Just as U.S. Vice President Mike Pence arrived in Israel on Sunday evening, the Palestinians, not satisfied with boycotting his visit, sought to upstage it, announcing that Palestinian Authority President Mahmoud Abbas will formally ask the EU to be the new peacemakers in the Middle East, replacing the U.S.
Mr. Pence and his wife Karen arrived at Ben Gurion Airport to begin a two-day visit, and were greeted on the tarmac by Tourism Minister Yariv Levin and a modest entourage, including U.S. Ambassador to Israel David Friedman and Israeli Ambassador to the U.S. Ron Dermer.
Mr. Pence made no statement to reporters before continuing on to Yerushalayim, where he is slated to meet with Israeli Prime Minister Binyamin Netanyahu and other Israeli leaders, address the Knesset, and go to Yad Vashem.
It marks the highest-level U.S. visit to the region since President Donald Trump made his declaration on Yerushalayim on December 6 and promised to begin the process of moving the American embassy to the city.
It was reported on Bloomberg earlier in the day that Pence asked Egypt and Jordan to reach out to the Palestinians on behalf of the U.S., to tell them Washington wants to restart peace talks in the near term.
On Sunday, Pence appeared to confirm that, saying:
“The Palestinian Authority has been absent from direct negotiations since 2014. And I hope I impressed upon King Abdullah our earnest desire to restart the peace process,” Pence said.
He called his talks with the Jordanian leader “very frank.”
“Look, friends occasionally have disagreements and we agreed to disagree on the decision by the United States to recognize Jerusalem as the capital of Israel. But what we agreed on was the need for all parties to come back to the table,” Pence said.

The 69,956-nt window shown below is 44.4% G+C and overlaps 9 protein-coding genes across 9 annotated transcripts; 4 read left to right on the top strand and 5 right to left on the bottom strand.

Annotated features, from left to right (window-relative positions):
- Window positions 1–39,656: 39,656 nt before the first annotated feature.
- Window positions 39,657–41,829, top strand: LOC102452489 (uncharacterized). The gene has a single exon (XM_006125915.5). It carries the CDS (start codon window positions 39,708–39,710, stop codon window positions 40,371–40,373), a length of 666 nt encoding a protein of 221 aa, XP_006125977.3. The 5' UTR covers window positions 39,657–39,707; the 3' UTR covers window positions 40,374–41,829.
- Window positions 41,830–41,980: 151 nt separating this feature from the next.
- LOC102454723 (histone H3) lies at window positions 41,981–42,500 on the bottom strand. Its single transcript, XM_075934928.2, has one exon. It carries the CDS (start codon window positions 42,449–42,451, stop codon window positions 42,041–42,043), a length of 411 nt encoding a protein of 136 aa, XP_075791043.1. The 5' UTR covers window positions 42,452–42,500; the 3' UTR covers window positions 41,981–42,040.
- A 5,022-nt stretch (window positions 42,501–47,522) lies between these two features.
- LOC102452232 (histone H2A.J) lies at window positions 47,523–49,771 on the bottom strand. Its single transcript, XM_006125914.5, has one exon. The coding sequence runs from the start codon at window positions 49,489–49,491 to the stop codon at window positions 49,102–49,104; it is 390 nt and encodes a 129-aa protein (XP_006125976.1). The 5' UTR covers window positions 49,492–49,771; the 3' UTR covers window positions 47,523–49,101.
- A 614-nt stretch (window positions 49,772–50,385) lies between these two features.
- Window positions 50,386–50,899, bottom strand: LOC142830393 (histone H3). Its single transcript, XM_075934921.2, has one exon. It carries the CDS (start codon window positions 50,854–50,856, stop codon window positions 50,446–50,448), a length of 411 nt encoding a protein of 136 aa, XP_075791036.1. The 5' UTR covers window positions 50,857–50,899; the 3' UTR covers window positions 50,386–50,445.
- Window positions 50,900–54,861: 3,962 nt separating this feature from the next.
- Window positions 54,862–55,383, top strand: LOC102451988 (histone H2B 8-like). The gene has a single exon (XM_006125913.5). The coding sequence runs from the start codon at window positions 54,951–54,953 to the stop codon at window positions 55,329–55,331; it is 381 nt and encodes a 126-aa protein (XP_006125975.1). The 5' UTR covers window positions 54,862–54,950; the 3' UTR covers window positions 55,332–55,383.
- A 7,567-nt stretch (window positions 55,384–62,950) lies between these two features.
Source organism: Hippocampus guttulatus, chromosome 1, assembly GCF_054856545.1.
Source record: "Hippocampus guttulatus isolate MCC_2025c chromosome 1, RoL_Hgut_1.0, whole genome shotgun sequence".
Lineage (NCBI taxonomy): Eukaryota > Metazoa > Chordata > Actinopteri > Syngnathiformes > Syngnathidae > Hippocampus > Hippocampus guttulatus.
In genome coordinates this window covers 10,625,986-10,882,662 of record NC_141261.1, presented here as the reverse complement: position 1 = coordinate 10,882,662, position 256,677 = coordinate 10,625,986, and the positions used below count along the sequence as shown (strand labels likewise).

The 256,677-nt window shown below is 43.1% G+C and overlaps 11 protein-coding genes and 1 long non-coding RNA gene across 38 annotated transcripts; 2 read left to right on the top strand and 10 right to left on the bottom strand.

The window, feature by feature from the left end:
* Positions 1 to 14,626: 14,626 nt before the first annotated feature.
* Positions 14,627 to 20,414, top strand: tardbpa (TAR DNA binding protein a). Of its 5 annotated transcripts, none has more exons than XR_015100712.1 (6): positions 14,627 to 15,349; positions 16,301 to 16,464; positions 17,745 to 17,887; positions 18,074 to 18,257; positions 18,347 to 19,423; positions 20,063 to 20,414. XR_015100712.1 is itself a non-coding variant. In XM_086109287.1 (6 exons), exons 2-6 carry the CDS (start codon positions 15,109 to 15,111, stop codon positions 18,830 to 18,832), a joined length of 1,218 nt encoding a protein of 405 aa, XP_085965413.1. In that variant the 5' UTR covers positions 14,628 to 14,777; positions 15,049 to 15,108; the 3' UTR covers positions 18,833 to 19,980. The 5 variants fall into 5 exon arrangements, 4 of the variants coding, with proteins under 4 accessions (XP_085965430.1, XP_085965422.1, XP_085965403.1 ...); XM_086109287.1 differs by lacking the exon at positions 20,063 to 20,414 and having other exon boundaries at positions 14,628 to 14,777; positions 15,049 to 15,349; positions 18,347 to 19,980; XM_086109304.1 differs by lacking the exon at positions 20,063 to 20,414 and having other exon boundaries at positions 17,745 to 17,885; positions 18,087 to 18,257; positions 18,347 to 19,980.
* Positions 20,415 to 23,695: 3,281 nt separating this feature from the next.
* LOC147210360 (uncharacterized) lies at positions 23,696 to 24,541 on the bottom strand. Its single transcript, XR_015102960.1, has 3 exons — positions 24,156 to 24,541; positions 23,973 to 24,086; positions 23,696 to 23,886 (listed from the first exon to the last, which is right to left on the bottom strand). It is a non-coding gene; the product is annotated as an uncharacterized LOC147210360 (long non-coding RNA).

Meanwhile, PA head Mahmoud Abbas was loudly looking for a replacement for the American interlocutors. He is scheduled to deliver a speech to foreign ministers of the European Union’s 28 member states on Monday and hold discussions with them as part of a three-day visit to Brussels.
“The president will request that the European countries help in creating an alternative to American sponsorship of the peace process,” Fatah Central Committee member Azzam al-Ahmad, who met with French President Emmanuel Macron in Paris earlier this month, told The Jerusalem Post.
“He will ask that they support the establishment of a new mechanism for the peace process in which many parties in the international community participate.”
Ahmad also dismissed an Israeli Channel 10 report that Europeans would pressure Abbas to seriously consider the promised American peace plan when the White House unveils it.
“I don’t think the Europeans believe that much of anything will come out of Mr. Trump’s peace plan,” he said. “So, I don’t think they will do that to us.”
“The plan might have things you don’t like, but maybe it will also contain interesting and positive things for you. It will be a shame if you throw the plan to the trash even before you received it. Read it first and then decide if you want to say no,” French Deputy National Security Adviser Aurélien Lechevallier reportedly told Palestinian officials.
Ahmad added that Abbas will also ask the European foreign ministers to request that their governments recognize “the State of Palestine.”
“Abbas will certainly ask them to recognize the State of Palestine along 1967 lines with east Yerushalayim as its capital,” he said. “We believe that any country that wants the two-state solution should recognize two states, including the State of Palestine.”